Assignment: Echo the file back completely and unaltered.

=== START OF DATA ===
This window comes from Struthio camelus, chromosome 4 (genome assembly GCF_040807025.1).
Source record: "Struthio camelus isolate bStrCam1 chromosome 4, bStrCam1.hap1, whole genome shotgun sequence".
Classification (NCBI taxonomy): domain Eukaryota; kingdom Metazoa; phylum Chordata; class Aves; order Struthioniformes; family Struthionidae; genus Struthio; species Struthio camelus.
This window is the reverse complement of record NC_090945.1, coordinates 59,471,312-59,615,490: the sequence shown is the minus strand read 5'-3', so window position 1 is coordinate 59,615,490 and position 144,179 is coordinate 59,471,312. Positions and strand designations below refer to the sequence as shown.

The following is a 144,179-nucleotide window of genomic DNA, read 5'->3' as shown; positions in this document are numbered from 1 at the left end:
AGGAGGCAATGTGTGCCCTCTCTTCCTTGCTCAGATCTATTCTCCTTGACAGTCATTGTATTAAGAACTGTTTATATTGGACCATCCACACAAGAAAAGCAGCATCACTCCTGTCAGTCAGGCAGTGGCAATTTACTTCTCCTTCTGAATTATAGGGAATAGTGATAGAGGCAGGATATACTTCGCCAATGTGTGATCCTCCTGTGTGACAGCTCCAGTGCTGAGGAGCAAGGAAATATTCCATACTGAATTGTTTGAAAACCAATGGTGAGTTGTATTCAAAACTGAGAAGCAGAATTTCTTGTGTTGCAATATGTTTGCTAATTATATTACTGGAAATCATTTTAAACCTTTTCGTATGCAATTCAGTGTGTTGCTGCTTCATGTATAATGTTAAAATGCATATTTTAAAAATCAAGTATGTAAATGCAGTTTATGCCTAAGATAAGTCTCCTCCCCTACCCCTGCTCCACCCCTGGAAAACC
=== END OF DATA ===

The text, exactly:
This window comes from Struthio camelus, chromosome 4 (genome assembly GCF_040807025.1).
Source record: "Struthio camelus isolate bStrCam1 chromosome 4, bStrCam1.hap1, whole genome shotgun sequence".
Classification (NCBI taxonomy): domain Eukaryota; kingdom Metazoa; phylum Chordata; class Aves; order Struthioniformes; family Struthionidae; genus Struthio; species Struthio camelus.
This window is the reverse complement of record NC_090945.1, coordinates 59,471,312-59,615,490: the sequence shown is the minus strand read 5'-3', so window position 1 is coordinate 59,615,490 and position 144,179 is coordinate 59,471,312. Positions and strand designations below refer to the sequence as shown.

The following is a 144,179-nucleotide window of genomic DNA, read 5'->3' as shown; positions in this document are numbered from 1 at the left end:
AGGAGGCAATGTGTGCCCTCTCTTCCTTGCTCAGATCTATTCTCCTTGACAGTCATTGTATTAAGAACTGTTTATATTGGACCATCCACACAAGAAAAGCAGCATCACTCCTGTCAGTCAGGCAGTGGCAATTTACTTCTCCTTCTGAATTATAGGGAATAGTGATAGAGGCAGGATATACTTCGCCAATGTGTGATCCTCCTGTGTGACAGCTCCAGTGCTGAGGAGCAAGGAAATATTCCATACTGAATTGTTTGAAAACCAATGGTGAGTTGTATTCAAAACTGAGAAGCAGAATTTCTTGTGTTGCAATATGTTTGCTAATTATATTACTGGAAATCATTTTAAACCTTTTCGTATGCAATTCAGTGTGTTGCTGCTTCATGTATAATGTTAAAATGCATATTTTAAAAATCAAGTATGTAAATGCAGTTTATGCCTAAGATAAGTCTCCTCCCCTACCCCTGCTCCACCCCTGGAAAACC